When Prime Minister Narendra Modi’s government announced its target to increase India’s renewable energy capacity to an equivalent of 40% of the nation’s total green energy output, it raised eyebrows. Could this mean an end to India’s coking coal industry?

Is there investment for green energy?

For any alternative to coal to be a serious consideration, there must be investment sources. Already India’s renewable target has attracted investors like Japan’s SoftBank, which agreed to a deal to sell power generated from a Northern Indian solar bank at 2.4 rupees per unit – below that of coal power, which currently costs over 3 rupees per unit.

Contrary to the enormous investment in the production of solar panels being manufactured by China, which has made them cheap enough to encourage this Indian growth in solar renewable energy, there has been relatively little investment in Indian coal.

Asia-Pacific
Workers operate machines at a coal mine at Palaran district in Samarinda, Indonesia (VOA)

For instance, state-run NTPC has cancelled several large coal mining projects, including a huge plant in Andhra Pradesh. Meanwhile, the private sector has continued investing in renewables. Adani Power has over $600 million invested in solar panels in the southern state of Tamil Nadu.

That Modi has made an investment of $42 billion in the renewable energy sector over the past four years and his renewables plan is likely to generate a further $80 billion in the green energy sector in the next four years is good news for the Rupee. External investment in India is likely a sign of increased currency transaction in forex trading signalling the Rupee gaining strength against other pairs. Like the Indian economy, millions of dollars are traded on currencies every day, and increased interest in the Rupee helps cement India’s economic and investment potential.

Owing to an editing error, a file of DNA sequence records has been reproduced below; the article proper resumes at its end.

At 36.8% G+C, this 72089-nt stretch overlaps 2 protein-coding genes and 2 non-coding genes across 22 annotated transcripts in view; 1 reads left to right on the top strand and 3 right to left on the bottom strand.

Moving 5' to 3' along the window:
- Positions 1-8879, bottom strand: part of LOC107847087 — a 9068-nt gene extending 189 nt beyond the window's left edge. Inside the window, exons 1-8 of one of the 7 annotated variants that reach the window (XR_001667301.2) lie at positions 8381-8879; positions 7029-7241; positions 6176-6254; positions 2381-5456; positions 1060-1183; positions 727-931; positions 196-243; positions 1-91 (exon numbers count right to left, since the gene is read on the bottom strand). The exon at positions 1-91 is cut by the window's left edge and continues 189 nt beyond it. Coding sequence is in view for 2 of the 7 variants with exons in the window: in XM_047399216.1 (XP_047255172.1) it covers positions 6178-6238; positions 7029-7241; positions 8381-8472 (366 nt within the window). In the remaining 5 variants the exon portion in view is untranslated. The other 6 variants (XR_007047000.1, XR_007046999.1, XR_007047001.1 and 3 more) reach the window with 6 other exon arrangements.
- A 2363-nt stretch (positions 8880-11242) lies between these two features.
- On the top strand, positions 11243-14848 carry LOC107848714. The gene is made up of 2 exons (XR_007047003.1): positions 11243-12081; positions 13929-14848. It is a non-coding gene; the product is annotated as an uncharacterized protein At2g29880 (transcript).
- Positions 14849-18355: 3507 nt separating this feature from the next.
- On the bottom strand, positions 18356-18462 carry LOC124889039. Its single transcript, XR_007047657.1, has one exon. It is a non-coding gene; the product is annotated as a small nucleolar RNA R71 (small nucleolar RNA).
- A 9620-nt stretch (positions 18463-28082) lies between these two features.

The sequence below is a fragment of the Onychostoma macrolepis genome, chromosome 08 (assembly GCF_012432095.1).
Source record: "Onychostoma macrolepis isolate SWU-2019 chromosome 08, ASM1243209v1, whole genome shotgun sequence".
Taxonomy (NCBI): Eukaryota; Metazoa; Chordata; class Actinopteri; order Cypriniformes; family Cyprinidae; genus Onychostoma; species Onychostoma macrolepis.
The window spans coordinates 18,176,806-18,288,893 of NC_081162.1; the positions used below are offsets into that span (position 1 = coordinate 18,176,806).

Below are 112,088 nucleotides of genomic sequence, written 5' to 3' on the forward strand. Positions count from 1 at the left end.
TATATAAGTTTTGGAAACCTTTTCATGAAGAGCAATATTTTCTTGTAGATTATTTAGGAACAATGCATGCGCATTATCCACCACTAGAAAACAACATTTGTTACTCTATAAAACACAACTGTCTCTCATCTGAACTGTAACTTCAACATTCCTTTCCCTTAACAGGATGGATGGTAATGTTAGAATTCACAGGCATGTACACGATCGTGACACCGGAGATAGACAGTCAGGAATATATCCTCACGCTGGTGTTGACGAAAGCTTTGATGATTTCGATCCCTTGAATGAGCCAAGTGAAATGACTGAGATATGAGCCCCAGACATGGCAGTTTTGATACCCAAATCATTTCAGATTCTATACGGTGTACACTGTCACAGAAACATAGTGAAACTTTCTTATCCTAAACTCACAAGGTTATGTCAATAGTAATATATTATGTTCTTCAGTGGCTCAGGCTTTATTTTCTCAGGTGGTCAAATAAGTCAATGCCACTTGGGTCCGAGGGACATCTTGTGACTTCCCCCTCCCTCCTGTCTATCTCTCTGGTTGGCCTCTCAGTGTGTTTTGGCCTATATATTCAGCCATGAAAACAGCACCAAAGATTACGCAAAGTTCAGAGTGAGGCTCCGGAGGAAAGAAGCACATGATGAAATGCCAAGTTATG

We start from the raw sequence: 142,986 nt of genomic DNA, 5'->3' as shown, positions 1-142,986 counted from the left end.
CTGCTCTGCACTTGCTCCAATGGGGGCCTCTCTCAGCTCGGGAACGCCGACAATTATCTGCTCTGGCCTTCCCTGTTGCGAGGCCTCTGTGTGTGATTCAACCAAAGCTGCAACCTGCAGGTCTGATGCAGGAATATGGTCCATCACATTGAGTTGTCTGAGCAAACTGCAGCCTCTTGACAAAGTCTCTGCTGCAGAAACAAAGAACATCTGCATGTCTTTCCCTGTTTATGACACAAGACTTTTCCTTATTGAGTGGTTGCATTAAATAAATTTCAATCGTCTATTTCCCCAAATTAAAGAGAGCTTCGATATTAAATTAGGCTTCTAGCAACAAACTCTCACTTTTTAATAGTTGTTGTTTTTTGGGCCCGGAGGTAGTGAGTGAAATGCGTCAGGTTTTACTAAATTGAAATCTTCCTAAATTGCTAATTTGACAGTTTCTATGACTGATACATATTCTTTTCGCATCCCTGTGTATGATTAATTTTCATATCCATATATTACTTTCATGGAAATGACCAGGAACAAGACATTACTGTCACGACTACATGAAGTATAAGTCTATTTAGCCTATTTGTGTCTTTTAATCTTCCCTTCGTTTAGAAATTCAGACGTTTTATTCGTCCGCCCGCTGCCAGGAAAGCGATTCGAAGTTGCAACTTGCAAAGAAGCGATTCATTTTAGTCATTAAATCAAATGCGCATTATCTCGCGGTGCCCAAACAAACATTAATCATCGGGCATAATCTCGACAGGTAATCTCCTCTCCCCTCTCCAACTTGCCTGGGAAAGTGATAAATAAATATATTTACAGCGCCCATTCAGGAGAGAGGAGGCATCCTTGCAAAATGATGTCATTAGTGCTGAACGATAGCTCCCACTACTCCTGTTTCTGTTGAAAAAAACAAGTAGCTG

How reliant is India on coal power?

Not so long ago the Indian government had a target to connect 40 million households to the national grid by the end of 2018. It even tasked CIL, the state coal monopoly, to produce over a billion tonnes of coal per year by 2020, an increase of almost 100% from 2016. It’s an ambitious goal, notwithstanding the environmental impacts of mining for such an unprecedented amount of coal. This is the same coal that already generates 70% of India’s primary commercial energy requirement; compare that figure to the UK’s 11%, Germany’s 38%, and China’s 68%, while France has practically shut all of its coal power stations. This means that India’s shift from coal could have important implications for the global climate, and any investors looking towards coal would be making a very brave and risky decision.

Coal
Environmentally, coal isn’t a sustainable source of power, certainly not in current quotas.

The increasing problem with relying on coal

Environmentally, coal isn’t a sustainable source of power, certainly not in current quotas. Clean-up costs could make coal an out-of-date power source sooner rather than later. A report by Oxford University estimated that investors in coal power may lose upwards of half a trillion dollars because assets cannot be profitably run or retired early due to global temperature rises and agreed carbon emission reductions.

Also Read- Oral Antifungal Drug Linked to Risk of Miscarriage

Coal consumption forecasts have already been downgraded significantly from 2013 projections, and major shifts in energy policy like Modi’s are likely to add significant weight to the idea that India might well become a much bigger player in renewable energy production in the next 20 to 30 years – although it’s difficult not to see coal remaining an important power source considering India’s significantly large coal reserves still available in Eastern India.